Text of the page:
In LA specifically (where Musk wants to bore a couple of tunnels), the possibility of natural gas and oil seeping into a tunnel is a major concern. Earthquakes can readily damage any barriers placed to prevent this. Plus there are minor faults all over the place increasing the problem.

Doesn’t it depend in part on what the tunnel is going through? For instance, there are tunnels in Vancouver which go under ocean inlets, where the ground is not rock but delta muds. I’ve read that that kind of sub-surface is very vulnerable to certain types of earthquakes, leading to major shifts of the sub-surface itself. Wouldn’t that be different than a tunnel through solid rock?

Given a long enough time frame, perhaps. For the foreseeable future, there’s still a whole lot of open real estate on the earth’s surface without going full Morlock. The interiors of South America and Africa, most of Canada, the western United States, most of Australia, huge portions of Asia, etc are all lightly populated. Granted, living in the center of Australia is no picnic, but I’m not sure if it’s harder than creating subterranean lairs for a hundred million people.

I am not a geologist or an architect or engineer, but educated guess:

Surface buildings fail in two ways - the foundation sinks (like SF or Mexico City) so the building fails or topples; or, the shaking and building inertia cause the joints in the building to fail as it moves, so typically where beams meet posts the joint breaks (or the beam, or the post - especially concrete cracks open) and the structural integrity fails.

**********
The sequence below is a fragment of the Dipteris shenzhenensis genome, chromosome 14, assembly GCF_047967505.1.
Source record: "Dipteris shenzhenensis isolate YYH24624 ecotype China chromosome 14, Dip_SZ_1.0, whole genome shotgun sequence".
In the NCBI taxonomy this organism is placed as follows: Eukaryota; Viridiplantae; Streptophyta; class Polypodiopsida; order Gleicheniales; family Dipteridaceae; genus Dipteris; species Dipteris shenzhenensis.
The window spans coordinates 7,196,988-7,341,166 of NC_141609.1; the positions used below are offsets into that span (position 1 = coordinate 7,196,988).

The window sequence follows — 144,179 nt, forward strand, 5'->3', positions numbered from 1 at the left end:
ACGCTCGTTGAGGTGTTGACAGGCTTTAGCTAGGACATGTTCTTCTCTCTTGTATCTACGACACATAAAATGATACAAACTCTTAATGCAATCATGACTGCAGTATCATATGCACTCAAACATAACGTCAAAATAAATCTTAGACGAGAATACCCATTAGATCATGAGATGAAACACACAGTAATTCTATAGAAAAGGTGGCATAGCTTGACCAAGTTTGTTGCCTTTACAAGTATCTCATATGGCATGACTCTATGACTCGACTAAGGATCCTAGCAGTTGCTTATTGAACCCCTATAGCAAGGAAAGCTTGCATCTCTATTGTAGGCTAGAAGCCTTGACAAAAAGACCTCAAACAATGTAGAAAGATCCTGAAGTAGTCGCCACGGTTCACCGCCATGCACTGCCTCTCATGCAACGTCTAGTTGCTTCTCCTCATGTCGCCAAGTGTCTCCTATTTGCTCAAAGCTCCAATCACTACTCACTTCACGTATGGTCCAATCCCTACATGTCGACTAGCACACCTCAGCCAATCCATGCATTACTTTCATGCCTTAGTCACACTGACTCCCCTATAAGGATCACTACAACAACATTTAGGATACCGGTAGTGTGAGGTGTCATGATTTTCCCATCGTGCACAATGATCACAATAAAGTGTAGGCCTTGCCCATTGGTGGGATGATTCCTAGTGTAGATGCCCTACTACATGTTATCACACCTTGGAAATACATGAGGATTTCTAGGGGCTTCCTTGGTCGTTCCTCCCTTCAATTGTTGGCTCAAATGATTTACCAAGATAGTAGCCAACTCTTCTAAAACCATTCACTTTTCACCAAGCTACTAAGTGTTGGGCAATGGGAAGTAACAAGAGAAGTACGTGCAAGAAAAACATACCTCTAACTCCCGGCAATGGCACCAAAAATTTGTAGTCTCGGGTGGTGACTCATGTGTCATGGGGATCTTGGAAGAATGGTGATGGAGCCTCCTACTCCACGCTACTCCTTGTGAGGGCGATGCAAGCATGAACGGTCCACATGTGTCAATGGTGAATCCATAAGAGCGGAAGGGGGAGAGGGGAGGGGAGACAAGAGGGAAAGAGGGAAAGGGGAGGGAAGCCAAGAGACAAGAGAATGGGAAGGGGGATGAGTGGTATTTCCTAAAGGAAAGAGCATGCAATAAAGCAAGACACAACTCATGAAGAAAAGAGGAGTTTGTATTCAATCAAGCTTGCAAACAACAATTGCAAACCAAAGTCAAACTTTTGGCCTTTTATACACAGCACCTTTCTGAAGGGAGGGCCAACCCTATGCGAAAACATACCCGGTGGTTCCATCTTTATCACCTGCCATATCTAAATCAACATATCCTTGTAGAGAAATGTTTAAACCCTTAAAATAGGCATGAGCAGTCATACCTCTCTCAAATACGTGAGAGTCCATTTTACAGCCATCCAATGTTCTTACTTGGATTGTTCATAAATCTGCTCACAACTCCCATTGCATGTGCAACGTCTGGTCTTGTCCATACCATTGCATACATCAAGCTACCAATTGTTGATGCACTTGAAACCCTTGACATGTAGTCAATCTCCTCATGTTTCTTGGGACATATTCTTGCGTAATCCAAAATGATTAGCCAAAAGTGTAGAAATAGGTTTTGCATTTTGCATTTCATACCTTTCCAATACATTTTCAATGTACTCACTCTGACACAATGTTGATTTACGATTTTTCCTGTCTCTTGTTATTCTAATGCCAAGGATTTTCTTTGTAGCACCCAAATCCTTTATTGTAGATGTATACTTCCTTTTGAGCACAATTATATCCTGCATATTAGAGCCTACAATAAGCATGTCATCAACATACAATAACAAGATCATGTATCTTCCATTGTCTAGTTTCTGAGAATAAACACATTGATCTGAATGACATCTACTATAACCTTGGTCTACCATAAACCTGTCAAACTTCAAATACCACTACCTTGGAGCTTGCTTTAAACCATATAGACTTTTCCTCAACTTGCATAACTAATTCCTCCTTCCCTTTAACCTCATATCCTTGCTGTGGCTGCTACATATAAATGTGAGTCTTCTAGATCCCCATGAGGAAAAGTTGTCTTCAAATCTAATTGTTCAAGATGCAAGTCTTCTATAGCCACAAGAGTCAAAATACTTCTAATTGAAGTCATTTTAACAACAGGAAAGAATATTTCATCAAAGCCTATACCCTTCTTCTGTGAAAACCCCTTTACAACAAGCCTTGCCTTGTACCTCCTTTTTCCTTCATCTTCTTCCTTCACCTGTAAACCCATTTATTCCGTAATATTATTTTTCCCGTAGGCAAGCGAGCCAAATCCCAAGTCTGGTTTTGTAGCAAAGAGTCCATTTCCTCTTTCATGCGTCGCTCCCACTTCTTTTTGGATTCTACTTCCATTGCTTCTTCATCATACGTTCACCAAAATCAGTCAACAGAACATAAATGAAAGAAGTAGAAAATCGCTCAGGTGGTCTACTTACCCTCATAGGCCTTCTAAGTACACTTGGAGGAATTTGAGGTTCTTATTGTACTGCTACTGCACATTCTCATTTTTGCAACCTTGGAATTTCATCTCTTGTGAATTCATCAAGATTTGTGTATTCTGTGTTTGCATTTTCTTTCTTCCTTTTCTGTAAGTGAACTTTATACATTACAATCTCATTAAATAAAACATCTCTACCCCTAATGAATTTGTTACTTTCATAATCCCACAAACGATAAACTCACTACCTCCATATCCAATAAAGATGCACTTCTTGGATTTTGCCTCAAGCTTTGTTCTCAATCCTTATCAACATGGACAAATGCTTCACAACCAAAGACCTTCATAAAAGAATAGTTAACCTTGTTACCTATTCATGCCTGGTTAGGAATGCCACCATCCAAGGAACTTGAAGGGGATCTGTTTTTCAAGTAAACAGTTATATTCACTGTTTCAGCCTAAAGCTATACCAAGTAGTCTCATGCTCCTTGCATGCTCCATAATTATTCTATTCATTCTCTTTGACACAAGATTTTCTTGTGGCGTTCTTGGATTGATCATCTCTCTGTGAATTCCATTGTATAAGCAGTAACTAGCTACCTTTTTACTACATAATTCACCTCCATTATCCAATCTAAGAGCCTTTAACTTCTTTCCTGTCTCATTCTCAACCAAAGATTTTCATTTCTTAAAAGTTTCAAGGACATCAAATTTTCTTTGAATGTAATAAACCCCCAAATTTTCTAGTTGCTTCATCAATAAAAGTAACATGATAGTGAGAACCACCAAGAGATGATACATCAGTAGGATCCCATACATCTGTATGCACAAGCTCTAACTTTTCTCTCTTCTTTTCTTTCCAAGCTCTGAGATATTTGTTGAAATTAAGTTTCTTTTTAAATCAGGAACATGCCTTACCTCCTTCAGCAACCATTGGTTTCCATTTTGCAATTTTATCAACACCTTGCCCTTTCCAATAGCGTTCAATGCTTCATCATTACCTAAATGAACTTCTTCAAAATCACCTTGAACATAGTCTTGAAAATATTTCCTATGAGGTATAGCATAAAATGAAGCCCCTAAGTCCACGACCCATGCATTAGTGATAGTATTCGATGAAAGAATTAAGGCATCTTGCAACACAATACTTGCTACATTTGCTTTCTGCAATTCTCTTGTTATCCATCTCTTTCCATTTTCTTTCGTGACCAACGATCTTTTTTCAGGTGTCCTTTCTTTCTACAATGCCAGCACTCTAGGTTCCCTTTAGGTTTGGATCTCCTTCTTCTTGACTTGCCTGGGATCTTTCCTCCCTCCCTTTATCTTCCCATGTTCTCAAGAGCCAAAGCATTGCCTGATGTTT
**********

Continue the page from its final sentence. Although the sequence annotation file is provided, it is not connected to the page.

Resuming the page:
A tunnel would be immune to the latter, generally. What happens with the former- depends how serious the liquification/softening of the ground is that it is immersed in. In relatively solid ground, probably not a problem. Another issue is “wave” action when pressure waves bounce off surrounding bedrock and reinforce, as happened in Mexico City, built on a swamp, or the waterfront landfill in San Fran. However, likely the effects are most pronounces at the surface, where the ground has freedom to move in response to pressure waves.

My emphasis:

It doesn’t. But that’s not what Musk said.

It’s beyond obvious from context that he’s talking about the effects. In fact, it’s impossible that he’s talking about the origins because other than landslide caused earthquakes, all earthquakes originate beneath the surface. If you want to be a hyper-pedant in order to score internet points against Elon Musk, I guess congratulations.